Subject(s)
Anxiety/therapy , COVID-19/psychology , Cognitive Behavioral Therapy/methods , Depression/therapy , Adult , Female , Humans , Male , Pandemics , Prospective Studies , SARS-CoV-2/isolation & purification
6.
J Biomed Inform ; 117: 103748, 2021 05.
Article in English | MEDLINE | ID: covidwho-1152466

ABSTRACT

OBJECTIVE: Identifying symptoms and characteristics highly specific to coronavirus disease 2019 (COVID-19) would improve the clinical and public health response to this pandemic challenge. Here, we describe a high-throughput approach - Concept-Wide Association Study (ConceptWAS) - that systematically scans a disease's clinical manifestations from clinical notes. We used this method to identify symptoms specific to COVID-19 early in the course of the pandemic. METHODS: We created a natural language processing pipeline to extract concepts from clinical notes in a local ER corresponding to the PCR testing date for patients who had a COVID-19 test and evaluated these concepts as predictors for developing COVID-19. We identified predictors from Firth's logistic regression adjusted by age, gender, and race. We also performed ConceptWAS using cumulative data every two weeks to identify the timeline for recognition of early COVID-19-specific symptoms. RESULTS: We processed 87,753 notes from 19,692 patients subjected to COVID-19 PCR testing between March 8, 2020, and May 27, 2020 (1,483 COVID-19-positive). We found 68 concepts significantly associated with a positive COVID-19 test. We identified symptoms associated with increasing risk of COVID-19, including "anosmia" (odds ratio [OR] = 4.97, 95% confidence interval [CI] = 3.21-7.50), "fever" (OR = 1.43, 95% CI = 1.28-1.59), "cough with fever" (OR = 2.29, 95% CI = 1.75-2.96), and "ageusia" (OR = 5.18, 95% CI = 3.02-8.58). Using ConceptWAS, we were able to detect loss of smell and loss of taste three weeks prior to their inclusion as symptoms of the disease by the Centers for Disease Control and Prevention (CDC). CONCLUSION: ConceptWAS, a high-throughput approach for exploring specific symptoms and characteristics of a disease like COVID-19, offers a promise for enabling EHR-powered early disease manifestations identification.


Subject(s)
COVID-19/diagnosis , Natural Language Processing , Symptom Assessment/methods , Adult , Ageusia , COVID-19 Nucleic Acid Testing , Cough , Female , Fever , Humans , Male , Middle Aged , Pandemics , United States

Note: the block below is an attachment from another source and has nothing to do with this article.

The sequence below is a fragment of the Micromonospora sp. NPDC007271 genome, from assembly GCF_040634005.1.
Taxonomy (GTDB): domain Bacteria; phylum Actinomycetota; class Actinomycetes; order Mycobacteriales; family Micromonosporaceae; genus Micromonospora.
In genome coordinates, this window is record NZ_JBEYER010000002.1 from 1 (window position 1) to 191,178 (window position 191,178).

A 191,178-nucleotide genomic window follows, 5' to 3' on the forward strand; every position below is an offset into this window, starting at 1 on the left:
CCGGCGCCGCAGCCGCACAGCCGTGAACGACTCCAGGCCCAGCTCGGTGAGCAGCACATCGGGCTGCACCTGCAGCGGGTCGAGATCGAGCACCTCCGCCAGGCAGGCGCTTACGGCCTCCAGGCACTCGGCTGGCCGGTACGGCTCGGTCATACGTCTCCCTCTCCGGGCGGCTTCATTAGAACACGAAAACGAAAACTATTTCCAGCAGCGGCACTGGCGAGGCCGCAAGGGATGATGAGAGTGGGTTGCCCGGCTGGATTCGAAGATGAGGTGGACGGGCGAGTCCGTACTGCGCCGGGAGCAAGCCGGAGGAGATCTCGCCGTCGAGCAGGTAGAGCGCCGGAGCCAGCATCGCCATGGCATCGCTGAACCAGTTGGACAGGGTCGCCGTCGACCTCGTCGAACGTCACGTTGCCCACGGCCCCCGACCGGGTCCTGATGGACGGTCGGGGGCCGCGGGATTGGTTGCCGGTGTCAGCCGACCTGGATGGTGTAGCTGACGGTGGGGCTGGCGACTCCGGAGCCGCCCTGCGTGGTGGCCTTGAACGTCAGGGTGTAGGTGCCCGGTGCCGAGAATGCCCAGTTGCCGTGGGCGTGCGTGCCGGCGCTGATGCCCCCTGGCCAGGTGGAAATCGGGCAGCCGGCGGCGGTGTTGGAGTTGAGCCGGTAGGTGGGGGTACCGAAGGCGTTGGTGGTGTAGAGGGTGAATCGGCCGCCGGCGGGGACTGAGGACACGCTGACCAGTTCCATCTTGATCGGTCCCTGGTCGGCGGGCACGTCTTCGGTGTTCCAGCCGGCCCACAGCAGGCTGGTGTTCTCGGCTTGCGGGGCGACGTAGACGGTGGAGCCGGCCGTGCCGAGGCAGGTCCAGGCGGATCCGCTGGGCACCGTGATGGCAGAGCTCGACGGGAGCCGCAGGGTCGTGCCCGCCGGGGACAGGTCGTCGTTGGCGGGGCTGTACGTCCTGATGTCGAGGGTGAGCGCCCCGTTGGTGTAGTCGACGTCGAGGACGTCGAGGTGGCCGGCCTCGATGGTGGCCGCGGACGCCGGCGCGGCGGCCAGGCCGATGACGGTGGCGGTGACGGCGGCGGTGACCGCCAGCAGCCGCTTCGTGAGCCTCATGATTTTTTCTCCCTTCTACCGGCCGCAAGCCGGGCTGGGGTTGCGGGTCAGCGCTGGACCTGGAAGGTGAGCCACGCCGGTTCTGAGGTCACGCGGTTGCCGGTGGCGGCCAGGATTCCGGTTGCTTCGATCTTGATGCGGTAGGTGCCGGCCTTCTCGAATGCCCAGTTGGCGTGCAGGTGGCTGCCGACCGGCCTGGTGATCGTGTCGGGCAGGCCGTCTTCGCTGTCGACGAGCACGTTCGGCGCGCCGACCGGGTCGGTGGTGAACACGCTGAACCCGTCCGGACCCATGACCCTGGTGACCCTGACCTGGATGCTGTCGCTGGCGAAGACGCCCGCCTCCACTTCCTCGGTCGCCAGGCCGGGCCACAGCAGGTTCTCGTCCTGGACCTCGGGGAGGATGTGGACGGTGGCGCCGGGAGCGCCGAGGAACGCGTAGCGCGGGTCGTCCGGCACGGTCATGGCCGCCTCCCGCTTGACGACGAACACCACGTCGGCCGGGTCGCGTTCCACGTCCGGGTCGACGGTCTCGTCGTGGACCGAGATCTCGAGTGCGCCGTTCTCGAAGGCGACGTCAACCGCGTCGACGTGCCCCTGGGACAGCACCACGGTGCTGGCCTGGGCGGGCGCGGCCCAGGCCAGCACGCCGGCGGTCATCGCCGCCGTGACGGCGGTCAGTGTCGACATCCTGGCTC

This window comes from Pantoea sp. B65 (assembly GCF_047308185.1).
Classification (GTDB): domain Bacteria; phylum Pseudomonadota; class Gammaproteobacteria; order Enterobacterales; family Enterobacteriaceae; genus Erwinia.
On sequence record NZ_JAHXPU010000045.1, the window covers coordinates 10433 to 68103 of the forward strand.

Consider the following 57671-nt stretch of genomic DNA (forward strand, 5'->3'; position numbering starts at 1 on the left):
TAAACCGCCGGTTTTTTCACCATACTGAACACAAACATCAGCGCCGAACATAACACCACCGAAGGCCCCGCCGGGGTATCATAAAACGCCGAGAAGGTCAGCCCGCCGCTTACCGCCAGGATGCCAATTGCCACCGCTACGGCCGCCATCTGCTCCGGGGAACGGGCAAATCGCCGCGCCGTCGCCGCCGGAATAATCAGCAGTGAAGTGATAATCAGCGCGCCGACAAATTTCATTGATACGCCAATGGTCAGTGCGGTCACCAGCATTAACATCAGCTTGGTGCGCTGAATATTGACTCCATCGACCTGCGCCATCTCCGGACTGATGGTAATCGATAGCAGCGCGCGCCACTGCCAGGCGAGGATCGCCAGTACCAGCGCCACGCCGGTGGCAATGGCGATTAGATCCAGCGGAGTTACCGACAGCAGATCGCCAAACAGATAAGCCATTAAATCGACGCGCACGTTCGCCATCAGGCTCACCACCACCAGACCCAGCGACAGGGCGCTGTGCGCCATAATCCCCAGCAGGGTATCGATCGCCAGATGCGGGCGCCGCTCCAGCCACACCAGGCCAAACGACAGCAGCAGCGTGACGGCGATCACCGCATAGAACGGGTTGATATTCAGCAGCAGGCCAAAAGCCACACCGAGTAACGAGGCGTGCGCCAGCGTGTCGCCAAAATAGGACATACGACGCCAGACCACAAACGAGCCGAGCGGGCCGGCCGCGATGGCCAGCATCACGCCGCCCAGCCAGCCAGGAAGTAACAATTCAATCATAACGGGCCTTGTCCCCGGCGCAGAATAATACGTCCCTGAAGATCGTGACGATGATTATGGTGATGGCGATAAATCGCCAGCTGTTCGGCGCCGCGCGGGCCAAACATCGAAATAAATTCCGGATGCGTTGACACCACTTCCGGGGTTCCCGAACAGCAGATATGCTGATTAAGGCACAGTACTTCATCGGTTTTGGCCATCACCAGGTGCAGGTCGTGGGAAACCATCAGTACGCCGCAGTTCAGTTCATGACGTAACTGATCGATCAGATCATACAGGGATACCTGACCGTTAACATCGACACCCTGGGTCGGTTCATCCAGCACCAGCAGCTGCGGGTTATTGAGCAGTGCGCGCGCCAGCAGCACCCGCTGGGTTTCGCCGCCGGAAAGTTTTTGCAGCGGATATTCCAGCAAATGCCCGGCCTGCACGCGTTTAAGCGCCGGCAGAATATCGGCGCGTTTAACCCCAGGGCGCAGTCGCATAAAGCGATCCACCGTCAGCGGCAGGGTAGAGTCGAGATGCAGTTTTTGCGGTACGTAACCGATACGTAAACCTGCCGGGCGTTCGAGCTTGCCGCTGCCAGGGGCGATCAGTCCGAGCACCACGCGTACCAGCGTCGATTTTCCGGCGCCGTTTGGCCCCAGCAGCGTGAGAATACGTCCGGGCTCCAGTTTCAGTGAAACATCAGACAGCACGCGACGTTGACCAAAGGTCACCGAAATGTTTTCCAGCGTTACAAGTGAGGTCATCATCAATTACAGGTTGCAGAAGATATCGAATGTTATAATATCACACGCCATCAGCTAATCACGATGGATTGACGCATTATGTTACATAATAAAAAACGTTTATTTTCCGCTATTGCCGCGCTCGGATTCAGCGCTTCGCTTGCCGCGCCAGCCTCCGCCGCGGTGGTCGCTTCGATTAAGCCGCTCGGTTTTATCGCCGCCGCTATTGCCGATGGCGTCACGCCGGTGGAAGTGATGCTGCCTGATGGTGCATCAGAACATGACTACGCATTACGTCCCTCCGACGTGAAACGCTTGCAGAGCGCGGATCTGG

7.
Infect Dis Poverty ; 10(1): 37, 2021 Mar 24.
Article in English | MEDLINE | ID: covidwho-1150428

ABSTRACT

BACKGROUND: The COVID-19 has caused significant toll over the globe. Pregnant women are at risk of infection. The present study examined the frequency of washing hands with soap and wearing face mask when going out, prevalence of depression and anxiety, and identified their associated factors among pregnant women during the early phase of COVID-19 outbreak in China. METHODS: A cross-sectional online survey was conducted between 24 February and 3 March 2020. A total of 15 428 pregnant women who were using maternal health care services in China completed a questionnaire which assessed their socio-demographic and pregnancy-related characteristics, contextual, cognitive and social factors related to COVID-19, frequency of washing hands and wearing face masks, and depression and anxiety. Logistics regression analyses were performed to identify the associated factors of preventive behaviours and mental health. RESULTS: The prevalence of probable anxiety and depression was 28.2% and 43.6% respectively. 19.8% reported always wearing face mask when going out, and 19.1% reported washing hands with soap for more than 10 times per day. Results from logistic regression analyses showed that older age was associated with lower levels of depression and anxiety (OR = 0.42-0.67) and higher frequency of washing hands (OR = 1.57-3.40). Higher level of education level was associated with probable depression (OR = 1.31-1.45) and higher frequency of wearing face mask (OR = 1.50-1.57). After adjusting for significant socio-demographic and pregnancy-related factors, place of residence being locked down (aOR = 1.10-1.11), being quarantined (aOR = 1.42-1.57), personally knowing someone being infected with COVID-19 (aOR = 1.80-1.92), perception that COVID-19 would pose long term physical harm to human (aOR = 1.25-1.28) were associated with higher levels of depression and anxiety, while the perception that the disease will be under control in the coming month was associated with lower levels of depression and anxiety (aOR = 0.59-0.63) and lower tendency of always wearing face mask (aOR = 0.85). Social support was associated with lower levels of depression and anxiety (aOR = 0.86-0,87) and higher frequency of washing hands (aOR = 1.06). CONCLUSIONS: The mental health and preventive behaviours of pregnant women during COVID-19 outbreak was associated with a range of socio-demographic, pregnancy-related, contextual, cognitive and social factors. Interventions to mitigate their mental health problems and to promote preventive behaviours are highly warranted.